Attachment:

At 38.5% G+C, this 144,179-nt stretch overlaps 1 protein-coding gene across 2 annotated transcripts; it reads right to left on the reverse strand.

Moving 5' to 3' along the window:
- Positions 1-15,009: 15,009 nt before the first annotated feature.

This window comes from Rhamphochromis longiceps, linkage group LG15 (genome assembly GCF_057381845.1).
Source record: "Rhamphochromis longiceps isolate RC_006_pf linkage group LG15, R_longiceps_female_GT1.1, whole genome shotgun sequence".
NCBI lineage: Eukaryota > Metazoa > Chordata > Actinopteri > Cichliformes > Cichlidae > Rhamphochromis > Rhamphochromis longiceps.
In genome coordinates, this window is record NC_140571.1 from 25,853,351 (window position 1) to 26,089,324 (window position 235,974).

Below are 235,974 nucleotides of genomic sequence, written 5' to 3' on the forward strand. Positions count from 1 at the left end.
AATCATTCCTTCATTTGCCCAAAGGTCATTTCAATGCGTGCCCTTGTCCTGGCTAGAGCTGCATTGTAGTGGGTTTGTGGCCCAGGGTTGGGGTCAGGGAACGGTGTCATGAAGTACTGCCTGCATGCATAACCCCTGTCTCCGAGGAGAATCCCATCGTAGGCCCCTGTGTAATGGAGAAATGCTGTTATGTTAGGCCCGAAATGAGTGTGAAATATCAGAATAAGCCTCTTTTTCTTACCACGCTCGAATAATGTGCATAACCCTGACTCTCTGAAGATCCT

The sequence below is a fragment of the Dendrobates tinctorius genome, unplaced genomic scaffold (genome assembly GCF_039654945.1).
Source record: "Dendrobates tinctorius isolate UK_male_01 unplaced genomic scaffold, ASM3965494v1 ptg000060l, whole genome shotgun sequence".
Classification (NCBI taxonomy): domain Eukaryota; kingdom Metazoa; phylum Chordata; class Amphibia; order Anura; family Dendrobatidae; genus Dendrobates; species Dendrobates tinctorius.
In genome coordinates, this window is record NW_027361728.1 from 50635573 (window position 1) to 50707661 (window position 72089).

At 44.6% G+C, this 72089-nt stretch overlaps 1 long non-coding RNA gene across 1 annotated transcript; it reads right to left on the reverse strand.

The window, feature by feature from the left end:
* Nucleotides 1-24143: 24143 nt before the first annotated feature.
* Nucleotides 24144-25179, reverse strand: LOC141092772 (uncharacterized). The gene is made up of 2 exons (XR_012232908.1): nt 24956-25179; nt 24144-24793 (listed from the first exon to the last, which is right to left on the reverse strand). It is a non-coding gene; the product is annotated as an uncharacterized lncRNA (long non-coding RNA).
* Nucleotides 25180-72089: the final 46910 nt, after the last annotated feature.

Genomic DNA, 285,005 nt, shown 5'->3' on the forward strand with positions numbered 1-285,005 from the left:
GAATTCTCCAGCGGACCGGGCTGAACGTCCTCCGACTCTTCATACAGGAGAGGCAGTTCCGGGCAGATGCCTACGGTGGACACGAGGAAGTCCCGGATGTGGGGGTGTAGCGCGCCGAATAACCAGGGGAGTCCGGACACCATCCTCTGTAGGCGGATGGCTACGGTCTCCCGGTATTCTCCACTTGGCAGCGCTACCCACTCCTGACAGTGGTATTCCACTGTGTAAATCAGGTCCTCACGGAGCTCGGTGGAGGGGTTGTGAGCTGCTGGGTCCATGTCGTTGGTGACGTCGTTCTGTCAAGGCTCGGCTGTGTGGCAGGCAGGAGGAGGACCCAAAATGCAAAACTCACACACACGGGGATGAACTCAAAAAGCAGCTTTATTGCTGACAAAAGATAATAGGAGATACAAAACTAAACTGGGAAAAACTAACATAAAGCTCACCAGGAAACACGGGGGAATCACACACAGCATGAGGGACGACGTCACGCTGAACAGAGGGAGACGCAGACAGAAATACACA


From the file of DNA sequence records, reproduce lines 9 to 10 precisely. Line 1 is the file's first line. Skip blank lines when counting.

AATCATTCCTTCATTTGCCCAAAGGTCATTTCAATGCGTGCCCTTGTCCTGGCTAGAGCTGCATTGTAGTGGGTTTGTGGCCCAGGGTTGGGGTCAGGGAACGGTGTCATGAAGTACTGCCTGCATGCATAACCCCTGTCTCCGAGGAGAATCCCATCGTAGGCCCCTGTGTAATGGAGAAATGCTGTTATGTTAGGCCCGAAATGAGTGTGAAATATCAGAATAAGCCTCTTTTTCTTACCACGCTCGAATAATGTGCATAACCCTGACTCTCTGAAGATCCT

The sequence below is a fragment of the Dendrobates tinctorius genome, unplaced genomic scaffold (genome assembly GCF_039654945.1).